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US Seen Failing to Counter China’s Rising International Influence

This picture taken on February 8, 2020 shows a sign in Lao and Chinese referring to the construction of the first rail line linking China to Laos, a key part of Beijing's 'Belt and Road' project across the Mekong, in Luang Prabang. (AFP)
US Seen Failing to Counter China's Rising International Influence
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There are growing concerns that the United States is failing to counter China’s rising power around the world.

For the past eight years, China’s Belt and Road Initiative, BRI, has financed many international projects, including roads, railways, electric power and telecommunications systems.

The report released Tuesday by the Council on Foreign Relations also said the “U.S. withdrawal” created an opportunity for China to fill with BRI.

It said that the U.S. knew of the importance of building in Asia but did not try to meet the needs of the area. American “lending to and investment in many BRI countries was limited and is now declining,” it said.

David Sacks is a researcher at the CFR and one of the writers of the report.

He told VOA that China is now “anywhere and everywhere.”

The BRI is increasing “China’s ability to project its power across the region and the world,” said Jack Lew. He was a U.S. Treasury secretary and the White House chief of staff during the Obama Administration.

“U.S. policymakers need to offer alternatives to BRI where it can and to educate other countries about what it entails and push back when necessary,” he said.

China is now considered to be more powerful than the United States in parts of Africa and Asia because of the BRI, said former U.S. Trade Representative General Counsel Jennifer Hillman. She was also one of the writers of the CFR report.

The BRI is made up of the land-based Silk Road Economic Belt, the 21st Century Maritime Silk Road and the Polar Silk Road.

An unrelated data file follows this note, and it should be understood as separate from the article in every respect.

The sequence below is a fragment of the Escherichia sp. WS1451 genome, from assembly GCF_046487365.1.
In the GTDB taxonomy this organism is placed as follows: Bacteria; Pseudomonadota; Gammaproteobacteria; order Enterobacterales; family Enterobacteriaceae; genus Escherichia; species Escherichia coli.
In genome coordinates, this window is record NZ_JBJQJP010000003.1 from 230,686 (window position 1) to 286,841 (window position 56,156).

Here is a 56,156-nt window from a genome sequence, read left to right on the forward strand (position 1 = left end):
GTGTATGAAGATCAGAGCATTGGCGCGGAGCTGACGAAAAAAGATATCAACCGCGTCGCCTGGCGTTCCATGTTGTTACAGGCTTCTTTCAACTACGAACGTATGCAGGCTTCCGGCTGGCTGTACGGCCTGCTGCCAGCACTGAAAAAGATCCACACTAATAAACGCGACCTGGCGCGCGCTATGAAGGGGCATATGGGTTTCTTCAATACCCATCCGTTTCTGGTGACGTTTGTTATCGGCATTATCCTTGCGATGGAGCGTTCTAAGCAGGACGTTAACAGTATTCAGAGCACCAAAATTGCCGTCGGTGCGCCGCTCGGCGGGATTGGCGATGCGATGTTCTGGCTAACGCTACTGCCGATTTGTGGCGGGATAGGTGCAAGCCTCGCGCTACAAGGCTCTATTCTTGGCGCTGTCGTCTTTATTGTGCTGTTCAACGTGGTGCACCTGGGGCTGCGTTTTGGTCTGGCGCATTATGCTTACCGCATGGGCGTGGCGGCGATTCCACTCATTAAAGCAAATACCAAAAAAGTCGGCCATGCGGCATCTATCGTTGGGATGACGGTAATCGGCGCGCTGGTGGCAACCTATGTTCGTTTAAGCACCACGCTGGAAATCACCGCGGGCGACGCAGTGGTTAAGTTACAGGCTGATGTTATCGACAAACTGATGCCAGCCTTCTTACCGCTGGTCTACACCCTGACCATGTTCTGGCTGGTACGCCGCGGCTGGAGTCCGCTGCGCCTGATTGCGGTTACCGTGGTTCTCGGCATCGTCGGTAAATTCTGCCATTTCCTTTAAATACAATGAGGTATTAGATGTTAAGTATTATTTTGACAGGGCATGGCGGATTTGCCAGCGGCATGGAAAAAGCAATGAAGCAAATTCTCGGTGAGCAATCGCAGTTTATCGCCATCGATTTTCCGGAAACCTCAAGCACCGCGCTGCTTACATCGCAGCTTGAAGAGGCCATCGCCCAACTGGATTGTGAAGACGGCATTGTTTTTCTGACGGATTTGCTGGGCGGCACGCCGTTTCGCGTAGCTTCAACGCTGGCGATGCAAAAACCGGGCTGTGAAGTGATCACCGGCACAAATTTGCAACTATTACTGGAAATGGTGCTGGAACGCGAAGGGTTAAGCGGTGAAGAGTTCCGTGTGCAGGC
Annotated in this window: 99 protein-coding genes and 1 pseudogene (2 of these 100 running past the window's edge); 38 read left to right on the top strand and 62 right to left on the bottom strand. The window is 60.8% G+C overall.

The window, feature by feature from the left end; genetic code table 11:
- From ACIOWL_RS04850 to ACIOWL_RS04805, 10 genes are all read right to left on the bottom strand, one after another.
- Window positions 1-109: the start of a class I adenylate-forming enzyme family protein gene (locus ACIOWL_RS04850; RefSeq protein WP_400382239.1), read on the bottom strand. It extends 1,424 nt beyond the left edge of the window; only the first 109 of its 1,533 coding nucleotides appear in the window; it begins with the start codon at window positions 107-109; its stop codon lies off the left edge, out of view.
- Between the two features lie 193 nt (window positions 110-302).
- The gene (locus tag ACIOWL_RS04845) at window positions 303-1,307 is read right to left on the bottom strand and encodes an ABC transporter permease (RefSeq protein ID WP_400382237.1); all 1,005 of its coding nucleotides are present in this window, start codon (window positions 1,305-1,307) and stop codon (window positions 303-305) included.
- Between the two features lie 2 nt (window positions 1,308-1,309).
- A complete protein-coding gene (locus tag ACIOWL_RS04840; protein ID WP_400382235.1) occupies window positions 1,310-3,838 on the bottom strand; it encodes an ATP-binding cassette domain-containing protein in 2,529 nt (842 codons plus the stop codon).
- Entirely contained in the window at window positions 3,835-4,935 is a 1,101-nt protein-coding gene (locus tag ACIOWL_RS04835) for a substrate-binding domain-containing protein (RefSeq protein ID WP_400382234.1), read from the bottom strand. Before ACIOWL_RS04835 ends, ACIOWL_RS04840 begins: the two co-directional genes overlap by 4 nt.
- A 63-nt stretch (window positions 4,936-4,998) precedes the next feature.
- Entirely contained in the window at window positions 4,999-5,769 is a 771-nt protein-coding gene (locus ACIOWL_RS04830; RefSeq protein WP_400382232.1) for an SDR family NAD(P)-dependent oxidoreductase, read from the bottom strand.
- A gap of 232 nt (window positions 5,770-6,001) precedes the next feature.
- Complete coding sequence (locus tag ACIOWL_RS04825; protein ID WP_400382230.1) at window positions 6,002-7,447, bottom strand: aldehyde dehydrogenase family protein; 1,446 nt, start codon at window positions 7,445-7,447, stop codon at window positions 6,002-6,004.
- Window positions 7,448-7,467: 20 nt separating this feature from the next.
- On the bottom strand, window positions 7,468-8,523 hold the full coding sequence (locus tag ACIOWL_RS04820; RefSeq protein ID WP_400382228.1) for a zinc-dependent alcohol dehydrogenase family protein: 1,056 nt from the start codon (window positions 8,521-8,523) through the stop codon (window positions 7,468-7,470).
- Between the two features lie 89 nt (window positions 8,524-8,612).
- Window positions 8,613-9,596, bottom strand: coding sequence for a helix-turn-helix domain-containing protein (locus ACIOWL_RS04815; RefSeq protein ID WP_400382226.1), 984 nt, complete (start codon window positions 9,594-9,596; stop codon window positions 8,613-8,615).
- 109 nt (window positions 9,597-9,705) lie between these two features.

Hillman said the U.S. must rejoin trade agreements it left during the Trump presidency. She made the comment Tuesday during an online discussion about the report.

SALPIE Initiative

U.S. officials say the new administration of President Joe Biden is going to change the way America is seen.

A top administration official told VOA that competition with China is pushing the United States to intensify its diplomatic efforts.

The Trump administration countered the BRI with mostly small projects, including the Blue Dot initiative. Sacks said none of those efforts was given enough money to succeed.

The Biden administration this week launched the Small and Less Populous Island Economies Initiative, SALPIE. It aims to strengthen U.S. economic efforts with island countries and territories in the Caribbean, North Atlantic and Pacific regions.

“It's important to strengthen our alliances…among smaller countries that might otherwise come under a certain amount of pressure from China,” a top administration official told VOA on Tuesday.

National Security Advisor Jake Sullivan and National Economic Council Director Brian Deese led an online event Monday with officials from island countries and territories. They were invited to partner with Washington under the SALPIE Initiative. It will bring together 29 U.S. government agencies to work on future projects.

I’m Susan Shand.

VOA’s Steve Herman reported this story. Susan Shand adapted it for Learning English. Caty Weaver was the editor.


Words in This Story

counter - v. something that is made or done as a defense against or response to something else

opportunity - n. an amount of time or a situation in which something can be done

decline - v. to become worse in condition or quality

region – n. a part of a country, of the world, etc., that is different or separate from other parts in some way

alternativen. a choice or an option

entail – v. to have (something) as a part, step, or result

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